Step 4: Wisely Manage Old Content

Before you start deleting all your old content, think twice. According to Search Engine Land, CNET deleted thousands of old articles in an attempt to improve Google rankings, but this effort may have been misguided because Google does not penalize sites for having older content.

You don’t need to cull content just because it’s old. You don’t even need to delete something just because it’s not getting a lot of views. Leaving it there won’t necessarily do any harm. However, you may want to delete old content if it no longer meets your quality standards or if you’ve produced something better to replace it. Focus on quality, not age.

Also, look for internal link building opportunities. If you have multiple articles on different aspects of given topic, and they’re still all relevant, add “See Also” links at the end of each article directing readers to the other related articles. This will create a topic cluster, and could help your rankings.

You may also be able to create a white paper by combining content from all articles within a topic cluster, just by reframing the copy slightly and putting it into a nice design.

Step 5: Identify Holes in Your Content Portfolio

Now that you’ve identified your best performers and updated your former stars, it’s time to start looking for gaps in your content lineup. These are the pieces that you’ll be working on in the new year.

Different types of content fill different purposes. Someone who’s just starting to research their options might be interested in blog articles that provide tips and solutions to common problems. Someone who’s more familiar with a company and is seriously considering becoming a client might be more interested in case studies and buying guides. To appeal to everyone regardless of where they are in the buyer’s journey, you need a wide selection of content types.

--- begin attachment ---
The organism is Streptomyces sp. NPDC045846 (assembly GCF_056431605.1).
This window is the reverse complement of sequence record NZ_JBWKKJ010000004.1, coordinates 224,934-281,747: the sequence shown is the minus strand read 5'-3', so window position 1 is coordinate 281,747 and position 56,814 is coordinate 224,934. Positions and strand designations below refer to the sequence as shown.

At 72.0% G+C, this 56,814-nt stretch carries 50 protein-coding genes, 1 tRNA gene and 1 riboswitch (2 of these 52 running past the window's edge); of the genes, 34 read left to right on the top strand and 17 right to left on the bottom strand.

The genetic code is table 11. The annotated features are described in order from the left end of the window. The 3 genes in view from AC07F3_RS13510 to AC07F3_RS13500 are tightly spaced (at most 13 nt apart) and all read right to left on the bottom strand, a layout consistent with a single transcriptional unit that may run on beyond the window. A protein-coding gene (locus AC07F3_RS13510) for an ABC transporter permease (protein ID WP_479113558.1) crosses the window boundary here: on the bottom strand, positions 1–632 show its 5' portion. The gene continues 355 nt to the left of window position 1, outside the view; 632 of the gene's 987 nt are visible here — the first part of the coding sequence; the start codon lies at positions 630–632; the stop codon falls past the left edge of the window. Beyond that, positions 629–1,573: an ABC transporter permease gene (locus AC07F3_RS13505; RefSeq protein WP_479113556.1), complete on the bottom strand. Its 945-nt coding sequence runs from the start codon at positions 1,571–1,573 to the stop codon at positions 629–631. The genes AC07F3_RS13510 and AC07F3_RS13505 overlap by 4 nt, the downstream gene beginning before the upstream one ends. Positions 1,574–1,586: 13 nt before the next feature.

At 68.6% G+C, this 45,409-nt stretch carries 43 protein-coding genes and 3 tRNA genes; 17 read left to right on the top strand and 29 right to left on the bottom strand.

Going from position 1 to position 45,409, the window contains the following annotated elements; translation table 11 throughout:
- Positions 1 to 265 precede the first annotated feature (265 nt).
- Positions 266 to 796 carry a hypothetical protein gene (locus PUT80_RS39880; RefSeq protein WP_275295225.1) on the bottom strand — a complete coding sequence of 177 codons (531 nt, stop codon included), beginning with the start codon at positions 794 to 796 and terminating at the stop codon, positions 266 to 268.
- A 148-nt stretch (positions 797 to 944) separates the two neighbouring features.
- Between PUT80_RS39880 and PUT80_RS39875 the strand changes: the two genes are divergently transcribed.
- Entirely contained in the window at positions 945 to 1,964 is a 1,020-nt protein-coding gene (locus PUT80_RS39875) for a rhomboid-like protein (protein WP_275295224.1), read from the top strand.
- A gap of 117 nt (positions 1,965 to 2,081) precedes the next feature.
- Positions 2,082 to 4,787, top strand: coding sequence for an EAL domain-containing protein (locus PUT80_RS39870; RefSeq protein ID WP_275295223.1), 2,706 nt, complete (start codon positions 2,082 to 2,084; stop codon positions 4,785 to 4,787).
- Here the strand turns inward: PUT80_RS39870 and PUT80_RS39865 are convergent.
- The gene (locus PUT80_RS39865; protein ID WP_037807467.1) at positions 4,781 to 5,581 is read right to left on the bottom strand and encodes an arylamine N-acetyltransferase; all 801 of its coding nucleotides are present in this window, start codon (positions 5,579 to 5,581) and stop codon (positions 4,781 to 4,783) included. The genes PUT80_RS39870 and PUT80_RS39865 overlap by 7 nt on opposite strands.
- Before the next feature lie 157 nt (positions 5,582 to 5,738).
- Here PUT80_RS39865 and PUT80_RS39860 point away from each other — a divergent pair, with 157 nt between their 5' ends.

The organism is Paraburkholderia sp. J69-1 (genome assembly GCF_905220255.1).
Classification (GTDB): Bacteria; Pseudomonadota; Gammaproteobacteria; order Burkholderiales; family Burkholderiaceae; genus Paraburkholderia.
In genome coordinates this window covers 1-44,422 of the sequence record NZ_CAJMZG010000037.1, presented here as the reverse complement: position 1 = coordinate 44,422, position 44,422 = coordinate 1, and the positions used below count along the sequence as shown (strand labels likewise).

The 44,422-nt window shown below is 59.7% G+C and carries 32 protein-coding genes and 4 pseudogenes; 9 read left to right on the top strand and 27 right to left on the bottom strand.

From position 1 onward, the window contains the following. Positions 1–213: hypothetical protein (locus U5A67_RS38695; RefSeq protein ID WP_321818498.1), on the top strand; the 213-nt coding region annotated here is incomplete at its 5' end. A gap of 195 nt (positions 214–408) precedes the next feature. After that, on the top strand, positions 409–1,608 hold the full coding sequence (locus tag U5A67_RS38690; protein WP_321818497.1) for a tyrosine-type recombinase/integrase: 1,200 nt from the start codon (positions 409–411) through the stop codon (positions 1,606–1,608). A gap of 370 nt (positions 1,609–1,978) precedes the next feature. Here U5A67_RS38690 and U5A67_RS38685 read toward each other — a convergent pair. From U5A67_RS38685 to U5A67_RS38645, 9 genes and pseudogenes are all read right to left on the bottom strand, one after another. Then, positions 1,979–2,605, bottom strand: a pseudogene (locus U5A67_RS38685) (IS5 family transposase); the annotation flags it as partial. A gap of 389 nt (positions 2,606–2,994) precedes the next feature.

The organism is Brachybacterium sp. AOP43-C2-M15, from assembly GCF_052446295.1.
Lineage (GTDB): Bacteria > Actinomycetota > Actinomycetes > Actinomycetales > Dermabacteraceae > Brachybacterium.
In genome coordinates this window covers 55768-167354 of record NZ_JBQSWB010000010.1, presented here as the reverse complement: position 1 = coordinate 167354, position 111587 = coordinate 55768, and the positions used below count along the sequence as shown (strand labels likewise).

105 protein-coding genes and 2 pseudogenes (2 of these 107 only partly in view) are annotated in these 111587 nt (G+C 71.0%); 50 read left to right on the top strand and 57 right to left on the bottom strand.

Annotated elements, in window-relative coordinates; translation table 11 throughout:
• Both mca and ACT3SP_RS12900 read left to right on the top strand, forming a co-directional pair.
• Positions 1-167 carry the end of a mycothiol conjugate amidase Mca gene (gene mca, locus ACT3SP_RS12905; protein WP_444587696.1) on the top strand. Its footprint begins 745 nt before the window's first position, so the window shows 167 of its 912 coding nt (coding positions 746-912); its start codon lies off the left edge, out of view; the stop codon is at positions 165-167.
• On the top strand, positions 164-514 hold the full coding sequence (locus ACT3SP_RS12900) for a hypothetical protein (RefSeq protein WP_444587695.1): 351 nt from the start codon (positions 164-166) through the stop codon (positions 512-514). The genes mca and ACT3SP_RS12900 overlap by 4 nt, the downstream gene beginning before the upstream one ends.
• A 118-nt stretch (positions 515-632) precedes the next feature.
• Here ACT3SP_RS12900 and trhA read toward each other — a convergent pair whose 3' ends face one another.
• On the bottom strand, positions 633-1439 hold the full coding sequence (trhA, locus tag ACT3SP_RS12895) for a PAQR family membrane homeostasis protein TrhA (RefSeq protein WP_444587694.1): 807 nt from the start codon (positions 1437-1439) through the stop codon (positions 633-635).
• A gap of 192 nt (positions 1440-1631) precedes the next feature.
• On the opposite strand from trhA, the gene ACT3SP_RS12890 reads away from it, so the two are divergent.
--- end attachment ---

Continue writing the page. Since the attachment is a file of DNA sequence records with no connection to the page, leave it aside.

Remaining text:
Your goals will also impact the type of content you need. For example, if you’re trying to attract more traffic to your website, you may need to focus on developing blog posts that support SEO. If you’re trying to generate more leads, you may need more high-quality, in-depth gated content. Use the Content Marketing Road Map to identify your content needs.

Other content gaps may be related to your site’s organization. For example, if your downloadable content isn’t performing well, consider updating your landing pages and promoting your resources in LinkedIn groups. Also look for opportunities to leverage a content cluster and pillar strategy.

A content pillar is a piece of content that gives a broad overview of a topic. Around it is a cluster of other pieces on related topics, all which link to the pillar post. According to HubSpot, the links tell search engines that the pillar is an authority on the topic, and that can boost the page’s ranking. To make this strategy work for you, identify key topics, establish a pillar piece, and start developing more content pieces to form your cluster.